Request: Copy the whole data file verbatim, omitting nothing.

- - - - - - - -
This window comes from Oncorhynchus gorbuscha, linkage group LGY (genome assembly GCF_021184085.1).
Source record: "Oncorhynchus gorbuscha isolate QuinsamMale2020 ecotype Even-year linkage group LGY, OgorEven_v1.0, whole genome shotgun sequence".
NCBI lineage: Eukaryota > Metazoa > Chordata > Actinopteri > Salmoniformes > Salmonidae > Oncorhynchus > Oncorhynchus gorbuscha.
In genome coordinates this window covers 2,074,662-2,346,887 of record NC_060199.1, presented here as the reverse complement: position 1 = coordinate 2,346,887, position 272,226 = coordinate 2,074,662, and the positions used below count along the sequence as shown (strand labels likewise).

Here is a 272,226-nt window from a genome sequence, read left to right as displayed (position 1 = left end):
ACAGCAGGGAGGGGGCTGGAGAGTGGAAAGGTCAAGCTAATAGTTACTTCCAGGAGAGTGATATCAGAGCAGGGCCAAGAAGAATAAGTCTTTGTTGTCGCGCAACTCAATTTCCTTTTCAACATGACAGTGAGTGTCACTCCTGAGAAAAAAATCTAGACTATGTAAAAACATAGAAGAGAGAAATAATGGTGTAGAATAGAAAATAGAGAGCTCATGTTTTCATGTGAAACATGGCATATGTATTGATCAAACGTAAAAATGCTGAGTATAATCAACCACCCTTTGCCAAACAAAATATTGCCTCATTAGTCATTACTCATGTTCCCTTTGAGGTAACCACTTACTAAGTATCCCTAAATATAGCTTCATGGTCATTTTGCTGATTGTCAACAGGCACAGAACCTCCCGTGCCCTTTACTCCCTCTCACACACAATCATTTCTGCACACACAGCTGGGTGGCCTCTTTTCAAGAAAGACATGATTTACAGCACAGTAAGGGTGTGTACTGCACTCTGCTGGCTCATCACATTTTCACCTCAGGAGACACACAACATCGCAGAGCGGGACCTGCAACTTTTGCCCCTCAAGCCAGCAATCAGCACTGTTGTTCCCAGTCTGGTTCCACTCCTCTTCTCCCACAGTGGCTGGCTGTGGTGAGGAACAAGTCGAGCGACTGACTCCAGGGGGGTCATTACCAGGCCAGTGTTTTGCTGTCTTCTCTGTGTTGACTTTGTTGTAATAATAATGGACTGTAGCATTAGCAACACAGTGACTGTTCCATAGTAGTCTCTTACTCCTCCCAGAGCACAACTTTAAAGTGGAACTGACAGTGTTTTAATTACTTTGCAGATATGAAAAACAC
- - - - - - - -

This window comes from Oncorhynchus gorbuscha, linkage group LGY (genome assembly GCF_021184085.1).
Source record: "Oncorhynchus gorbuscha isolate QuinsamMale2020 ecotype Even-year linkage group LGY, OgorEven_v1.0, whole genome shotgun sequence".
NCBI lineage: Eukaryota > Metazoa > Chordata > Actinopteri > Salmoniformes > Salmonidae > Oncorhynchus > Oncorhynchus gorbuscha.
In genome coordinates this window covers 2,074,662-2,346,887 of record NC_060199.1, presented here as the reverse complement: position 1 = coordinate 2,346,887, position 272,226 = coordinate 2,074,662, and the positions used below count along the sequence as shown (strand labels likewise).

Here is a 272,226-nt window from a genome sequence, read left to right as displayed (position 1 = left end):
ACAGCAGGGAGGGGGCTGGAGAGTGGAAAGGTCAAGCTAATAGTTACTTCCAGGAGAGTGATATCAGAGCAGGGCCAAGAAGAATAAGTCTTTGTTGTCGCGCAACTCAATTTCCTTTTCAACATGACAGTGAGTGTCACTCCTGAGAAAAAAATCTAGACTATGTAAAAACATAGAAGAGAGAAATAATGGTGTAGAATAGAAAATAGAGAGCTCATGTTTTCATGTGAAACATGGCATATGTATTGATCAAACGTAAAAATGCTGAGTATAATCAACCACCCTTTGCCAAACAAAATATTGCCTCATTAGTCATTACTCATGTTCCCTTTGAGGTAACCACTTACTAAGTATCCCTAAATATAGCTTCATGGTCATTTTGCTGATTGTCAACAGGCACAGAACCTCCCGTGCCCTTTACTCCCTCTCACACACAATCATTTCTGCACACACAGCTGGGTGGCCTCTTTTCAAGAAAGACATGATTTACAGCACAGTAAGGGTGTGTACTGCACTCTGCTGGCTCATCACATTTTCACCTCAGGAGACACACAACATCGCAGAGCGGGACCTGCAACTTTTGCCCCTCAAGCCAGCAATCAGCACTGTTGTTCCCAGTCTGGTTCCACTCCTCTTCTCCCACAGTGGCTGGCTGTGGTGAGGAACAAGTCGAGCGACTGACTCCAGGGGGGTCATTACCAGGCCAGTGTTTTGCTGTCTTCTCTGTGTTGACTTTGTTGTAATAATAATGGACTGTAGCATTAGCAACACAGTGACTGTTCCATAGTAGTCTCTTACTCCTCCCAGAGCACAACTTTAAAGTGGAACTGACAGTGTTTTAATTACTTTGCAGATATGAAAAACAC